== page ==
Basics of Watercolour
The basics of watercolour by Roger Simpson from the most simple steps to more advanced

Basics of watercolourThe Basics....With your old scrap paper place it on your board and either tape it down with masking tape or clips, the size of the paper doesn't really matter at this stage. Place your board on an easel or prop it up on a chair., fill up your jar with water and place your brushes in the jar so they get used to the water and get nice and damp, get your paints and palette out. But before we actually begin to paint we have a few more basics to look at.....
 

Prepare your palette
You might have purchased a palette with say six wells for your paints and maybe a couple of wells for mixing so your going to be a bit stuck in squeezing out all the nine colours I suggested earlier, you can always wipe the paint out of one of your wells and replace it with another colour but this is tedious. It is far better to have plenty of room on your palette for all your colours your going to use, generally I place all my blues together, my reds together and my yellows together so I know where they all are. Say if you place a red next to a blue in your palette of colours and you go into the blue with your brush and you accidentally go into the red at the same time which can happen in the painting process, you wont have a pure blue, also water could seep into the red and then you have a bit of a messy not pure colour. Whereas If you go into the blue and there is a blue next to it and you accidentally go into the other blue, it wont matter so much, so always keep your colours as pure and as clean as possible.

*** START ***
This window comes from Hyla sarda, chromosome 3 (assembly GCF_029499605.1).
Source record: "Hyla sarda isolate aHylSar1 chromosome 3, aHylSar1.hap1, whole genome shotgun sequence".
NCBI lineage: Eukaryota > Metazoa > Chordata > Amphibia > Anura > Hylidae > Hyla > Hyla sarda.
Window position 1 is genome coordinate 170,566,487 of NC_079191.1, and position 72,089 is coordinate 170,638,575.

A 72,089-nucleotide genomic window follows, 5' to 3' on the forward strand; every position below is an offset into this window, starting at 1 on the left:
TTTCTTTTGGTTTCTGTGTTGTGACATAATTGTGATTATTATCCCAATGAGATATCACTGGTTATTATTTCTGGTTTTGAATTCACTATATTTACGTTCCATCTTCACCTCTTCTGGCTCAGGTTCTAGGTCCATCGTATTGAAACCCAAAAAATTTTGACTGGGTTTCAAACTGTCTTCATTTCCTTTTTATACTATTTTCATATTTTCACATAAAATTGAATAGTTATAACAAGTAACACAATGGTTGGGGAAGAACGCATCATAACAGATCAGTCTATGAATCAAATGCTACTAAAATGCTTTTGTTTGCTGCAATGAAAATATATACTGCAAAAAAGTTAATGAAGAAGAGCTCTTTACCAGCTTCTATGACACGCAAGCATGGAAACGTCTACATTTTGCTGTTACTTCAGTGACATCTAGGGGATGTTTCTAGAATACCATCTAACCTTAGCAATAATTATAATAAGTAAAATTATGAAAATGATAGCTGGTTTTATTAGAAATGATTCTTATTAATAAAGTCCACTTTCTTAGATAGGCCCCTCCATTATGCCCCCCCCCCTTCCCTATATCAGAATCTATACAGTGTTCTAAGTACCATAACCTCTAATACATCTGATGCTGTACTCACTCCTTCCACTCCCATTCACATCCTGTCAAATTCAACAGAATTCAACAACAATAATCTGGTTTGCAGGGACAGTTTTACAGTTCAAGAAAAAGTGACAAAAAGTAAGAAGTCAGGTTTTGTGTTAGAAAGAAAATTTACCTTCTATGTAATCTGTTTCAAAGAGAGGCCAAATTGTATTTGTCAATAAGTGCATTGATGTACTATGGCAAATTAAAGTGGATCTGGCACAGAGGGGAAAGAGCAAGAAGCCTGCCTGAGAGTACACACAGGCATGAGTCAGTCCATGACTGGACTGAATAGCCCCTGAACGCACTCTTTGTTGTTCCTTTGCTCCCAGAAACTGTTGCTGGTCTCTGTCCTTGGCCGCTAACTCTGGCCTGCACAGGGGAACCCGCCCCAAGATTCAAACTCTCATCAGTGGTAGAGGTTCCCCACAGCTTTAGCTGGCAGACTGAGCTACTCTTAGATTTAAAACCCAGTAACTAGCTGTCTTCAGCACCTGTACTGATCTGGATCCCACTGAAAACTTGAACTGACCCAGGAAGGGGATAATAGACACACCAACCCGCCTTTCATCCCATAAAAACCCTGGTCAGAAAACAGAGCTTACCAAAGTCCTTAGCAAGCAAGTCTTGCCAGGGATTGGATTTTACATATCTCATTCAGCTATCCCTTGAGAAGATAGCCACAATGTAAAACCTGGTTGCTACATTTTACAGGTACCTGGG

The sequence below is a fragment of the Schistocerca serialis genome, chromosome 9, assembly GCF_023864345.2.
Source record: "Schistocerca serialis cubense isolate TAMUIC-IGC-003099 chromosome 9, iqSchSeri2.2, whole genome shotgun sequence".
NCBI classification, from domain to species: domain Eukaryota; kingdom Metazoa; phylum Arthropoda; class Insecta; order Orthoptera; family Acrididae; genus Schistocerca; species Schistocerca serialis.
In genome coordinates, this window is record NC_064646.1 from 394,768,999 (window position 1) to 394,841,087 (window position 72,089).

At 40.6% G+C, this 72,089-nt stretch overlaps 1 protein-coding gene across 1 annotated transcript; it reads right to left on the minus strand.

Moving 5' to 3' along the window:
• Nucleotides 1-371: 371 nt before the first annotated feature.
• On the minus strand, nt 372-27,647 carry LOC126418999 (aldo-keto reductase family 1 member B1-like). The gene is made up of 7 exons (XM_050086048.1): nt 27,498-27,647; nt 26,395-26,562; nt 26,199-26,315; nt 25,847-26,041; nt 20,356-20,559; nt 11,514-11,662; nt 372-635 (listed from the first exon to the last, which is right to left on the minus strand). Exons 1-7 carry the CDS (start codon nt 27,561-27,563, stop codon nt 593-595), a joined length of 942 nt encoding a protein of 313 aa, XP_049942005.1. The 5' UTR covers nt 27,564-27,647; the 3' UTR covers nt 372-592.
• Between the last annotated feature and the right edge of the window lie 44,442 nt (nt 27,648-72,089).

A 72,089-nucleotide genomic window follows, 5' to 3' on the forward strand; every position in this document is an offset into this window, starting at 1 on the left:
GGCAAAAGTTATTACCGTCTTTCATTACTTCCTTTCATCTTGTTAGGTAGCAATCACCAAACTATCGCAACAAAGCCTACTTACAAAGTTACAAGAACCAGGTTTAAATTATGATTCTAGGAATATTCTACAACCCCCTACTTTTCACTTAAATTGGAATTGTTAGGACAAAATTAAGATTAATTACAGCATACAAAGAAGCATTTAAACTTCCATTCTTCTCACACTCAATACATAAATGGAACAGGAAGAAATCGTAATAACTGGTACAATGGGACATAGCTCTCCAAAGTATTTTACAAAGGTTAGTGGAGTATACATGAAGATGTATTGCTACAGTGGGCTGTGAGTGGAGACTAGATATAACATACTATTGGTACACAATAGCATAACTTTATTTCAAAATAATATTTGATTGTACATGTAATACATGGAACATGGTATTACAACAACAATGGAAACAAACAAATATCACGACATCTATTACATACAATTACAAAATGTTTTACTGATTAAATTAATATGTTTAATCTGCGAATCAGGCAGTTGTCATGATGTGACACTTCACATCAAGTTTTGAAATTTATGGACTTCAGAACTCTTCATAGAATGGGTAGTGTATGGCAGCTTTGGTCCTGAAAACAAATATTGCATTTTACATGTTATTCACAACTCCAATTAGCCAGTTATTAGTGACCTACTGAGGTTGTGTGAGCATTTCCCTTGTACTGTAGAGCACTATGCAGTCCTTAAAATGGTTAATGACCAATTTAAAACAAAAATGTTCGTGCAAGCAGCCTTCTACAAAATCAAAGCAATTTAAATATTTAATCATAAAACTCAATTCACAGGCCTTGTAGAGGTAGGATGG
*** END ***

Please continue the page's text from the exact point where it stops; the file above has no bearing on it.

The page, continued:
Water
Basics of watercolour
Water is the medium we use to push watercolour about, to move it where we want it to go so we need to use it sparingly and not to flood our paint with it, we are painting so lets use paint and use less water. When painting we are aiming for a good painting, a painting with good colour, form and with good shapes, a pleasing composition whether it be a portrait, a landscape or a still life. It is the composition, the way the shapes are put onto our rectangular sheet of paper which determines if we have a good picture or not, so please, don't think that mastering watercolour means you will have a good painting, a painting is only as good as its composition. With the brilliance of good pure colours placed onto a good composition it can only enhance our painting, lets now go onto some colour mixing to get us into the watercolour mood.....

 
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